So, applying the same principles to Adam and Eve’s case shows us that it wasn’t the eating of the apple, or sin, per se’ that necessitated Christ’s death, it was their fear that caused them to run away and to try to justify themselves that necessitated Christ’s death.

Just like with Satan, the only reason God couldn’t restore them to their original position is the fear that made them run away from Him. It was their FEAR of His judgement. That is what made it impossible for God to fix it. That is what truly resulted in the death penalty. It was just as if my kid’s had runaway from home after their first accident. I would not have been able to help them.

Truthfully, when my kid’s had their accidents, I wasn’t even that upset. I pretty much expected it, and I was prepared. In the same way, I believe God pretty much expected it and was prepared.

God knew the fear that Satan had raised in the minds of the universe. He knew that the fear is the primary motivator for rebellion, and that it would eventually bear fruit in rebellion. But what could He do? This isn’t something you can resolve with words, and coercion or punishment would only make things worse. (Back to the main topic, Coercion is EVIL). Only a demonstration of God’s loving self sacrifice in response to sin could resolve the fear. (It is really hard to rebel against someone you believe truly has your best interest at heart. Think about it.)

So what did He do? He put the trees on all of the worlds and waited. He gave a warning of the consequences of eating of the tree, which is really the consequence of the fear that generated the rebellious act.

He was right to give the warning, but it was impossible for the warning to be effective. The word “death” has no meaning to someone who has never seen it. It would be like naming colors to a person born blind.

So was it God’s will that Adam and Eve be afraid of Him? No, of course not. But, being afraid, because of Satan’s deception, was it God’s will that they live forever in fear and doubt? No, of course not. So, what alternative is there?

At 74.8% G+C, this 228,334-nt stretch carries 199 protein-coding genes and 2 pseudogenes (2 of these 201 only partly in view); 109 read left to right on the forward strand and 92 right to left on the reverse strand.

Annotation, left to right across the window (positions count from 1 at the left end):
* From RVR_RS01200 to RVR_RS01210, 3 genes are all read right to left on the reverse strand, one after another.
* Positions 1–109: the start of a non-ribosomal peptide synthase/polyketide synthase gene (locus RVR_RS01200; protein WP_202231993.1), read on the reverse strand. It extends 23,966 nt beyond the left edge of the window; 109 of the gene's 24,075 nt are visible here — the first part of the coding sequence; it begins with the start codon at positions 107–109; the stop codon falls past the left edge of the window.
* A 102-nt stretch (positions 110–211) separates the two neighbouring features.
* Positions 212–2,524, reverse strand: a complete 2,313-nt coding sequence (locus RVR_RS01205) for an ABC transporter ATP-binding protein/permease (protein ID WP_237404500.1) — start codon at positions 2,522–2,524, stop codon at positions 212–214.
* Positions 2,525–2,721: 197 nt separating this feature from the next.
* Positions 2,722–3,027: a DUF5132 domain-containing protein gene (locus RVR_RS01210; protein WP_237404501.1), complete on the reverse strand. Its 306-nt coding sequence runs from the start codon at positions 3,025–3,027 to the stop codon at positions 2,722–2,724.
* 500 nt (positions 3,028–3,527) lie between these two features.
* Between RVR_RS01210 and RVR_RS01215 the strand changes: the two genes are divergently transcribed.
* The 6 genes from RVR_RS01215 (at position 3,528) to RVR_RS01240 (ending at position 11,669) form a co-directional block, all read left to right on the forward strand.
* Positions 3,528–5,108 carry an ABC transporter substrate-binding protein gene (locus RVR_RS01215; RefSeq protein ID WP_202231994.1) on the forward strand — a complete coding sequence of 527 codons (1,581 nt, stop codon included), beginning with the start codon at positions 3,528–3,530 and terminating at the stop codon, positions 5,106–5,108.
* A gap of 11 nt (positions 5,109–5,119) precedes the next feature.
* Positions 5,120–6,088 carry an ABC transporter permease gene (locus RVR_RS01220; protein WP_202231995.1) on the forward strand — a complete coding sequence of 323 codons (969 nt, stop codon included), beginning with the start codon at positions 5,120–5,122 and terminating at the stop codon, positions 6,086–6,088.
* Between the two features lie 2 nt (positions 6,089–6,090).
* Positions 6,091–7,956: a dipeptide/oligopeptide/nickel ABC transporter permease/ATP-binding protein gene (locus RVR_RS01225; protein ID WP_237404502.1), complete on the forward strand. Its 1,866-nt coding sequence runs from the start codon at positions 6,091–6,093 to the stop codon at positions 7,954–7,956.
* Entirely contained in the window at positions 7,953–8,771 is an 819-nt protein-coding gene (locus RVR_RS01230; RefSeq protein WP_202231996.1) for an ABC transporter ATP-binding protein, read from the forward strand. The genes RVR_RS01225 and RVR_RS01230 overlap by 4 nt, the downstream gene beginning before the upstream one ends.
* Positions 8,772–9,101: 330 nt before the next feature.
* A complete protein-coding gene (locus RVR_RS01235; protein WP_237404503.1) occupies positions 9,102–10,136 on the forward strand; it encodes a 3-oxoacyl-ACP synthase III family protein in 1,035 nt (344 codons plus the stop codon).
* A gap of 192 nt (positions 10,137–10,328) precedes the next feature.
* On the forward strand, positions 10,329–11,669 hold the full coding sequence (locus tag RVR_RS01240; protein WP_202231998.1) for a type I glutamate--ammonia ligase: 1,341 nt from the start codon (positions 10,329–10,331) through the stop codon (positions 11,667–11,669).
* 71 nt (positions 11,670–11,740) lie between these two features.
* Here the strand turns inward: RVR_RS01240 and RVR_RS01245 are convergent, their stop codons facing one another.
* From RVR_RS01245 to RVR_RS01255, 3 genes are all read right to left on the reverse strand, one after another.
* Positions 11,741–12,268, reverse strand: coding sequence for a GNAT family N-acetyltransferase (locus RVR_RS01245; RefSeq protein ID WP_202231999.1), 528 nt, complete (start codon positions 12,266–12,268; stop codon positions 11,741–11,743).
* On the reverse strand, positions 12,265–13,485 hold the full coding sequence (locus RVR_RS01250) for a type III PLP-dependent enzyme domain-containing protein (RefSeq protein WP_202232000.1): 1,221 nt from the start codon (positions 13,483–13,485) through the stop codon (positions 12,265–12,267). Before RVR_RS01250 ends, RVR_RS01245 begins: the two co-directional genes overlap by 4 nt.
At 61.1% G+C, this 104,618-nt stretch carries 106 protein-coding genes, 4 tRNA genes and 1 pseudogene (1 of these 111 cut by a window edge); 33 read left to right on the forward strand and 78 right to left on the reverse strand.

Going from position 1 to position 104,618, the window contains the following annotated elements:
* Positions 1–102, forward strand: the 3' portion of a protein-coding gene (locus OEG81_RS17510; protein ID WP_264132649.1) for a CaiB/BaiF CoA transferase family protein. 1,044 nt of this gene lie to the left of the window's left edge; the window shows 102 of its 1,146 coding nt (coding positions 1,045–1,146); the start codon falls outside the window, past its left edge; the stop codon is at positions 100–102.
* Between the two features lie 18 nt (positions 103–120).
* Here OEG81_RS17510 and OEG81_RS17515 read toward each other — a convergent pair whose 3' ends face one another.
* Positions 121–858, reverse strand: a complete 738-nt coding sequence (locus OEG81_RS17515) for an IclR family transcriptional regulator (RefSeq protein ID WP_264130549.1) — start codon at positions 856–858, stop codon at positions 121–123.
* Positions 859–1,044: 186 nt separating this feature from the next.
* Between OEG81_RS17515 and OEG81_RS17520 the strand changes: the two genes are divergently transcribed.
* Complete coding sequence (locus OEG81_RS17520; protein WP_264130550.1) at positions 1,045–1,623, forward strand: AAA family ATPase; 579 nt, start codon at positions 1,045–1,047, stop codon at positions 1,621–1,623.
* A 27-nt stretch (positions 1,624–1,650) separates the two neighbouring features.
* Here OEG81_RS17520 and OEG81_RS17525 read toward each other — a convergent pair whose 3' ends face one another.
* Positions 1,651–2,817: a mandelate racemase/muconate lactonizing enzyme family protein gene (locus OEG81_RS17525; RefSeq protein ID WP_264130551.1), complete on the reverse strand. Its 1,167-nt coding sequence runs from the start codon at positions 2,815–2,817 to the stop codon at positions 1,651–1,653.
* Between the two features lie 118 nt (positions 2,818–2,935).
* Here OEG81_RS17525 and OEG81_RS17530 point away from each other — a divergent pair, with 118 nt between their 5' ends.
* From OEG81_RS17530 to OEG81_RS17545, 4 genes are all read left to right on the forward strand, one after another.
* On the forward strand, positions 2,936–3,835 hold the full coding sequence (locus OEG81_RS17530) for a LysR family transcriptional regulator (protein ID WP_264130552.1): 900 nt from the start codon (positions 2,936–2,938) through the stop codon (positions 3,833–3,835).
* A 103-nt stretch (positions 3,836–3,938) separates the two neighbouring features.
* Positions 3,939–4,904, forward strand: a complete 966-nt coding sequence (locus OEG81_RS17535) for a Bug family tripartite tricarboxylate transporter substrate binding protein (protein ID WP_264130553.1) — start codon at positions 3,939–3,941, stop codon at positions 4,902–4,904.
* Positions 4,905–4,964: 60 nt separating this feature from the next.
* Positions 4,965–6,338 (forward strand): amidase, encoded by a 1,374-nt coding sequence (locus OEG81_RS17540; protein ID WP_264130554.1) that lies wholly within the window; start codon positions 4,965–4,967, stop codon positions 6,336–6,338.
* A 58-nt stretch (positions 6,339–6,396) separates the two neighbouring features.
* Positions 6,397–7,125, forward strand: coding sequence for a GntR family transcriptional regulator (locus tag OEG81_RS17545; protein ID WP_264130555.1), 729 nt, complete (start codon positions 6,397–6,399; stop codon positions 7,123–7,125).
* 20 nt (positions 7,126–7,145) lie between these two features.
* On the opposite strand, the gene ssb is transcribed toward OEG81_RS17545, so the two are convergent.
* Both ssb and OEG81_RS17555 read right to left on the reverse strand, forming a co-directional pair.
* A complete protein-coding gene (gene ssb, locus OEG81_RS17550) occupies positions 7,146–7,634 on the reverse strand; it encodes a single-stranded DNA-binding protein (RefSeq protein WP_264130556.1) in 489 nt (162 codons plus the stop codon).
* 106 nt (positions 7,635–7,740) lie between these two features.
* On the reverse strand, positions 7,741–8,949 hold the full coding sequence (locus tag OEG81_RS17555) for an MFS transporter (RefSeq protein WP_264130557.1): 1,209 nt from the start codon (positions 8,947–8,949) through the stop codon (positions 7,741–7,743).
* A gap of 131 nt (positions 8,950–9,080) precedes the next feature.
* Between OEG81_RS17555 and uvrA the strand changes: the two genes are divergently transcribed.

The ONLY alternative that affirms a full and vibrant life without fear, is to confront the fear itself. At some point, someone in the Universe has to have the courage (remember courage can not exist without fear) to act on, or in spite of, their fear. And at some point God has to demonstrate that even in the face of rebellion, He loves us, forgives us, and invites us back to His heart and home. The only way for Him to abolish fear is to demonstrate that He has OUR best interest at heart, even above His own. “For God so loved the world that He gave His only begotten son.” That is the true healing power of the cross. It abolishes fear.

So that is why I affirm Eve’s action. It confronts the fear, and affirms that life is worth living in spite of the risk and pain of death, in the same way that I affirm my child’s learning to drive in spite of the risk of pain and death. I affirm it because a full life, free from fear is worth it. It was through Eve’s action that God was able to remove fear from the heart of the Universe forever. It was also through Eve’s action, that God came to dwell within the heart of man. 2 Peter 1:3,4. A far more exalted position, and intimate relationship than is possible for any other being in the Universe.

It is only when we remain afraid of God, after all He has sacrificed for us that we are outside His will. What more can He do?

It is only when we are afraid to embrace life for fear of pain and death that we are outside his will. What more can He do?

So it is for these reasons that being punitive toward member’s and employee’s who are embracing all of the challenges of a vigorous, lively discussion of religion and science, especially evolution is wrong. The punitive action arises out of fear, and misrepresents God to the Universe as a God of fear and coercion.


Revisiting God, Sky & Land by Fritz Guy and Brian Bull
@Sean Pitman:

“This mindless evolutionary mechanism gives an advantage to the individual that sustains a reproductive advantage regardless of what this advantage might do to the overall system or environment within which the individual lives. In other words, this evolutionary mechanism is what is responsible for various forms of cancer which end up destabilizing the higher level environment,”

This statement seems illogical to me. Evolution doesn’t cause cancer, things like radiation damage cause cancer. I don’t see how a population that gets cancer has a selection bias over a population that does not get cancer. It seems to me that the population that doesn’t get cancer will very soon out perform the population that gets cancer and those with cancer will very shortly become a small percentage of the overall population.

PS. I know the phrase “Survival of the fittest” has a bad connotation and I don’t like it, but here is a good example of it in a positive context. Let’s say we have an environment that is subject to high radiation exposure. The off spring of those individuals that are more resistant to getting cancer from radiation are going to survive better than those who are more susceptible to radiation damage. To me this represents a positive adaptive response that a loving creator would be likely to build into his creation.